Rise of Millennials/Aging of Boomers to Transform Food-At-Home Industry

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The entire traditional food-industry value chain is likely to undergo enormous transformation over the next few years due to changing consumer demographics, according to new research from AlixPartners and investment bank Jefferies.  The confluence of changing demographics, economic factors and customer preferences has the potential to create a long-term disruption across the food-industry value chain that will transform where and how consumers shop for groceries, as well as what products they choose.

The root cause of the impending transformation lies in changing demographics. Over the next decade, the baton will be passed from one mega-generation to another as "Millennials" (born between 1982 and 2001) come of age and "Baby Boomers" (born between 1946 and 1964) enter the next phase of their lives and spending patterns. As a result, established food brands and traditional grocery stores will be pressured at both ends by sets of consumers with very different value equations.

"Millennials clearly present significant challenges, and food makers and traditional grocery retailers need to start making changes now to address the emerging needs of this demographic group, as in many ways we're just in the second inning of this ball game," said Scott Mushkin, managing director and senior equity research analyst for food and drug retailing and packaged food at Jefferies.

  • CONVENIENCE IS KING AMONG MILLENNIALS.  The study revealed that Millennials have strikingly different attitudes toward consumption than their Baby Boomer parents and grandparents, and are much more open to branching out from traditional grocery stores to other channels such as convenience stores.
  • LESS BRAND LOYALTY.  Of the Millennials surveyed, 47% stated brands were "extremely" or "somewhat" important in their purchasing decision for groceries, compared to 61% of Baby Boomers (a 23% decrease). Similarly, only 41% of Millennials' total food spending is at traditional grocers, compared to 50% of Baby Boomers' total food spending (an 18% decrease).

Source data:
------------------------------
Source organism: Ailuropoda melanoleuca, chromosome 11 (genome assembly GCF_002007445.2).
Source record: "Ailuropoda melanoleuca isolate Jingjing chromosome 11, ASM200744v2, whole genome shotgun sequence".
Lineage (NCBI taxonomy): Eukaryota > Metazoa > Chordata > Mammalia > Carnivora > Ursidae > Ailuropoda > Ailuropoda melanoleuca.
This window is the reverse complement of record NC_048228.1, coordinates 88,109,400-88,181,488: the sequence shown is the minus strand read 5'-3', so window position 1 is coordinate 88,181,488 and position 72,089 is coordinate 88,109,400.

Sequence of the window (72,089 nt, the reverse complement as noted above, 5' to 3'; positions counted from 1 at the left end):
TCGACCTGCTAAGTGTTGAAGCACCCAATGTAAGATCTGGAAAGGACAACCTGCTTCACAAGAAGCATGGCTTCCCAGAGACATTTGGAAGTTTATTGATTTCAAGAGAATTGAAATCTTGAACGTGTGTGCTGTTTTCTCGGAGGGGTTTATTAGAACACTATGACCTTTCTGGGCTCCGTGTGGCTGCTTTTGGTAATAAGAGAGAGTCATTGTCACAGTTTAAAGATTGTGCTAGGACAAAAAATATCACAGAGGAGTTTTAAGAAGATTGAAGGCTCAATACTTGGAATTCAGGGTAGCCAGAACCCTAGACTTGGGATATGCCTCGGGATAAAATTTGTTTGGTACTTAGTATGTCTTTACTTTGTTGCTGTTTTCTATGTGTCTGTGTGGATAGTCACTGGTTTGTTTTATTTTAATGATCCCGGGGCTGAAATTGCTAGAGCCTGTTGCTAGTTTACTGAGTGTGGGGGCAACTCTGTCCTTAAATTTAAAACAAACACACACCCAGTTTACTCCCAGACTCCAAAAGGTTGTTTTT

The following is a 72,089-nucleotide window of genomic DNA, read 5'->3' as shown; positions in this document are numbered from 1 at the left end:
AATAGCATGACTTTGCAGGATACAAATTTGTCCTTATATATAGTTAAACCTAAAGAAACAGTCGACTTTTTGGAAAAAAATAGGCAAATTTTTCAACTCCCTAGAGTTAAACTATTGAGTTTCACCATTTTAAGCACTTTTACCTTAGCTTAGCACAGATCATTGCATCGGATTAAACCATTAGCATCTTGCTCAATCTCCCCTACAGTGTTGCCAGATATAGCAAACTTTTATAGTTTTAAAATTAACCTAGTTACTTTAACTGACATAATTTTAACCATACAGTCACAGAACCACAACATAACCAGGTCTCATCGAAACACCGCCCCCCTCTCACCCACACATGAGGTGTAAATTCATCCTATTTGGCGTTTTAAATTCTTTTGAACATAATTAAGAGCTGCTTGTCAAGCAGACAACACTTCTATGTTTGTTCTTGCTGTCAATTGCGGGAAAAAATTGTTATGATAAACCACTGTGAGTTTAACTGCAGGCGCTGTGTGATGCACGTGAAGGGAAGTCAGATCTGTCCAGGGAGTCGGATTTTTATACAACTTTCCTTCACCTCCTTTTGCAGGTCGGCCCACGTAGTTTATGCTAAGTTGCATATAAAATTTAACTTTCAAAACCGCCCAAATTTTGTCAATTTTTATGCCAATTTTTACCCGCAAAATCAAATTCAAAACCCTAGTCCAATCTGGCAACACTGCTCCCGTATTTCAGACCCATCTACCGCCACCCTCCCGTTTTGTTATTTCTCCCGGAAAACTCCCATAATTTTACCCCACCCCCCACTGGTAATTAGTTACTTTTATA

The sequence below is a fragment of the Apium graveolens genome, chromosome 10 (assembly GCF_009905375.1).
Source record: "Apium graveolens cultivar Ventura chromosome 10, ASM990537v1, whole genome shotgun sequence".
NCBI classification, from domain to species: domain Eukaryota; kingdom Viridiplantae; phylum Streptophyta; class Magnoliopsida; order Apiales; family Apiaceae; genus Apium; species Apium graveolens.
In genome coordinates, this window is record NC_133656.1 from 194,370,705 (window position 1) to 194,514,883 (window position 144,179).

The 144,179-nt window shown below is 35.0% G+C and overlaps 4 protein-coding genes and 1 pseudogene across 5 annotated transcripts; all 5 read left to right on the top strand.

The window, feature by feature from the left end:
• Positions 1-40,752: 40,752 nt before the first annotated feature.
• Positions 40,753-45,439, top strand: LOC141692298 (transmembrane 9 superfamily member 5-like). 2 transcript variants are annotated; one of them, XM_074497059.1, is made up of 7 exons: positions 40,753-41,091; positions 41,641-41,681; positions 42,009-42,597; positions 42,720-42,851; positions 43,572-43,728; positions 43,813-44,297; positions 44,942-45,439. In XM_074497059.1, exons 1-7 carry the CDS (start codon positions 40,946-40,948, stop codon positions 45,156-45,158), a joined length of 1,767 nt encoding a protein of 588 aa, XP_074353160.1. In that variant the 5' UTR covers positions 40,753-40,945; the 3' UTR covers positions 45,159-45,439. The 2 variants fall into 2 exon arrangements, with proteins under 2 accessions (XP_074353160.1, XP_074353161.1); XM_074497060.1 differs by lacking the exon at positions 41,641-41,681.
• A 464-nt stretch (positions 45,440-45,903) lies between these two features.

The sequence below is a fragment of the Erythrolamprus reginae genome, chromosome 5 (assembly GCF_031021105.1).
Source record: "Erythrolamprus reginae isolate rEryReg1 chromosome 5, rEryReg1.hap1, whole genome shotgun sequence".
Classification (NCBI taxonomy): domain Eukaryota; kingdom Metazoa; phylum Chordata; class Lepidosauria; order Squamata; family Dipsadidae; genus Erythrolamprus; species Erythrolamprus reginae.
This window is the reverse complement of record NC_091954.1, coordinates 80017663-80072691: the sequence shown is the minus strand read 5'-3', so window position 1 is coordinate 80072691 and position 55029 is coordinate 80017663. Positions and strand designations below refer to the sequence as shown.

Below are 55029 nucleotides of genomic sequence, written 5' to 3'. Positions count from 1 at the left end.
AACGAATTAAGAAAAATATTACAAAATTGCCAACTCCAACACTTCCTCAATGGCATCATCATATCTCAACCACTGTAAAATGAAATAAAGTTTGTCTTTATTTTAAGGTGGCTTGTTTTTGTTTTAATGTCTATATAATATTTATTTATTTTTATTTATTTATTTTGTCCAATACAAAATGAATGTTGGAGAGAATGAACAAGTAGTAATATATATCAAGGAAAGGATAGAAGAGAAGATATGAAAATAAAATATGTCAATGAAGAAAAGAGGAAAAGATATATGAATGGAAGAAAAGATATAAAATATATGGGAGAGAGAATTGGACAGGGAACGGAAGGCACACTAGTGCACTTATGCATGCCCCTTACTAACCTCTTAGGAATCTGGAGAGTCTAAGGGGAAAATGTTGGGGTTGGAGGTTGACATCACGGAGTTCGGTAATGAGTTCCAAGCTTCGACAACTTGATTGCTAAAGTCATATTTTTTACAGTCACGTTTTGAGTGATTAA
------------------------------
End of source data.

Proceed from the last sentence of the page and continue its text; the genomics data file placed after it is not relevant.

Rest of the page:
• MORE PRICE-SENSITIVE.  Millennials are also more price-sensitive than Baby Boomers, and the study found that their income has a dramatic effect on buying behavior. Among Millennials earning less than $20,000 per year, price is far and away the most important attribute impacting purchase decisions, with 75% at this income level citing price as "extremely important."

Although Millennials are more price sensitive than Baby Boomers, they are willing to pay more for the specific attributes they value: convenience, freshness, health, variety (of flavors, international/ethnic cuisines, product sizes, etc.) and natural/organic. When it comes to natural/organic products, for example, 58% of Millennials surveyed said they are willing to pay more for natural/organic products, compared to only 43% of Baby Boomers who said the same.

While Millennials have yet to lock in their preferences for a lifetime, they are clearly much less loyal than their forebears to the "one-stop-shop" supermarket format, creating significant obstacles for traditional retailers.  But trouble for the grocery store looks to be a boon for specialty retailers, mass merchants, club stores and even online purveyors of everyday items, the study said.

[Source:  "Trouble in Aisle 5."  AlixPartners/Jefferies.  27 June 2012.  Web.  13 July 2012.]